This mural of all-notable-things-Cleveland greets you as you enter the pick-up terminal.

This sculpture was dedicated in December 1976 in recognition of the airport's 50th anniversary. The artist was C.E. Vanduzer

Kiffer Industries (4905 Rocky River Drive) is one of the leading full-service machine designers and builders for things such as grinding machines, inspection equipment and sand blasters. It has been building industrial equipment since 1939.

The I-X Center (6300 Riverside Drive) is Cleveland's largest exhibition center. It was originally built in 1942 as B-29 bomber facility for the military. At its peak, it employed 15,000, many of whom lived in the nearby neighborhoods. During the Korean war, it was a tank production facility and remained owned by the Department of Defense until 1972. In the mid-1980s, it transitioned into its current use as one of the largest exhibition centers in the nation. It closed during the pandemic but was acquired and reactivated in 2021. For years, one of the more notable features was a 35' indoor Ferris wheel that was displayed during the annual I-X Indoor Amusement Park event.

The NASA Glenn Research Center (21000 Brookpark Rd) is one of ten major NASA facilities dedicated to developing science and technology for aviation and space. It was established in 1942 as is named after John Glenn who was a fighter pilot, astronaut and politician. The main campus is situated on 350 acres and includes more than 140 buildings and over 500 specialized research and test facilities. One of the cooler ones is the Zero Gravity Research Facility which is used for dropping experiment payloads in microgravity. It's the largest zero gravity facility in the world and was named a National Historic Landmark in 1985.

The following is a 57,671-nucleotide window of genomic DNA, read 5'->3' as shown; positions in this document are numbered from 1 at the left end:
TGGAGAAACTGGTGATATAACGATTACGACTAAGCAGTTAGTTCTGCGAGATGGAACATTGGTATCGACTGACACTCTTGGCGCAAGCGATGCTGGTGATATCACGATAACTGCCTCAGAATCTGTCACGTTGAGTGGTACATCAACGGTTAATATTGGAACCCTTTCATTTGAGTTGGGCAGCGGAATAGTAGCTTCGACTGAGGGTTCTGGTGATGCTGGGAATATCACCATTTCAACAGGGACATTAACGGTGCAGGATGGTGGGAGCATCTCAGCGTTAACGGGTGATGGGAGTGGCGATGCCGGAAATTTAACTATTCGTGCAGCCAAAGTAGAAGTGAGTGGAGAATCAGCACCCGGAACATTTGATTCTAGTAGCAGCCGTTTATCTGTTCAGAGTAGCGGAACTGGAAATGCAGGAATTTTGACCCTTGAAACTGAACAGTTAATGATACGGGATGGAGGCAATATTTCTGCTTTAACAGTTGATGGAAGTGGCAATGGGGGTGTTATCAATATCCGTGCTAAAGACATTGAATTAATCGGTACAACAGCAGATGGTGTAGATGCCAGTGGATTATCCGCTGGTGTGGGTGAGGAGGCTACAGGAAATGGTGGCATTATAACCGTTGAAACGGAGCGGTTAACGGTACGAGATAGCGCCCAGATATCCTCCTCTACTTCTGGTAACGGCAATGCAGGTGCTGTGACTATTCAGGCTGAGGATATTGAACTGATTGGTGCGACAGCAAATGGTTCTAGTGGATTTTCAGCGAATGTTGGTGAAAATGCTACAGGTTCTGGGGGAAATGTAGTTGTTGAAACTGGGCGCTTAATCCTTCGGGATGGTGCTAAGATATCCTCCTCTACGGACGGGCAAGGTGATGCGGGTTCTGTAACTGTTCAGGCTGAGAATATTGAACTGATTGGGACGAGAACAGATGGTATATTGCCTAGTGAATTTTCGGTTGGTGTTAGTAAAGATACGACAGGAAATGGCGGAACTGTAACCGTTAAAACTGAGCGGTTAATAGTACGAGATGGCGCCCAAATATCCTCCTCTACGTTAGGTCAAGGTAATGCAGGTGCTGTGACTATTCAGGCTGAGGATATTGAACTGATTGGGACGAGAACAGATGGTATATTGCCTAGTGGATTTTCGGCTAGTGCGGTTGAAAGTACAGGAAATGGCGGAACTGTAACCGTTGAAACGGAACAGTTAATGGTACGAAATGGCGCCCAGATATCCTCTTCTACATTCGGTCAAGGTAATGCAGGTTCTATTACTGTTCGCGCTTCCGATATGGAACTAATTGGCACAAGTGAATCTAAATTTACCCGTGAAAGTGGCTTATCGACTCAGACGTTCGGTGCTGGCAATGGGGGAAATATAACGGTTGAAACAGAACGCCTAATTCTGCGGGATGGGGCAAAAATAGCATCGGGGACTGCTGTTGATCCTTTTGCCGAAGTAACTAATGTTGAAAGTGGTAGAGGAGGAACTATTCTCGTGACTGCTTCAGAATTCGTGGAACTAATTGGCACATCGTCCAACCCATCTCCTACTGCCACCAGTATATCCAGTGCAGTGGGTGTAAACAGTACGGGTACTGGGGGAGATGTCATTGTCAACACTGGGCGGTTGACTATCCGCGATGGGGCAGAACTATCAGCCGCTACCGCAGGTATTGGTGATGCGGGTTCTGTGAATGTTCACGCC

This old school U.S. Air Force plane is a nod to the airport area's rich history of military plane production and aeronautical research.

MCPc (21500 Aerospace Parkway) is an international software company dedicated to reducing security risk for businesses. This is their headquarters. Locally and family-owned, some members have also become involved in real estate development in Cleveland. Examples include the The Foundry in the Flats and the Westinghouse building in Detroit Shoreway.

Cleveland Hopkins International Airport once served as the easternmost hub for United Airlines from after WWII until 2014. While United has significantly scaled down its presence, it still is the largest carrier at the airport, employing 1,200 and maintaining a flight attendant and pilot base.

The Cleveland station for processing new military personnel was initially located in the Standard Building downtown. In July 1967, the station moved into the Anthony J. Celebreeze Federal Building located on East 9th Street due to an increased processing workload. In 1998, the station processed its last applicant at the Federal Building and moved to a new location in Broadview Heights. In October 2007, this new station opened at 20637 Emerald Pkwy just off Grayton Road.

The Aviator (20920 Brookpark Rd) is an upscale event venue and bar/restaurant featuring five different spaces. It was once the unique 100th Bomb Group restaurant which had a WWII-era English farmhouse theme. You can take a virtual tour of the new space here.

Airplane noise nor heavy vehicle traffic on Rocky River Road bothers these guys.

This run was the last of the west side. Off to the east side!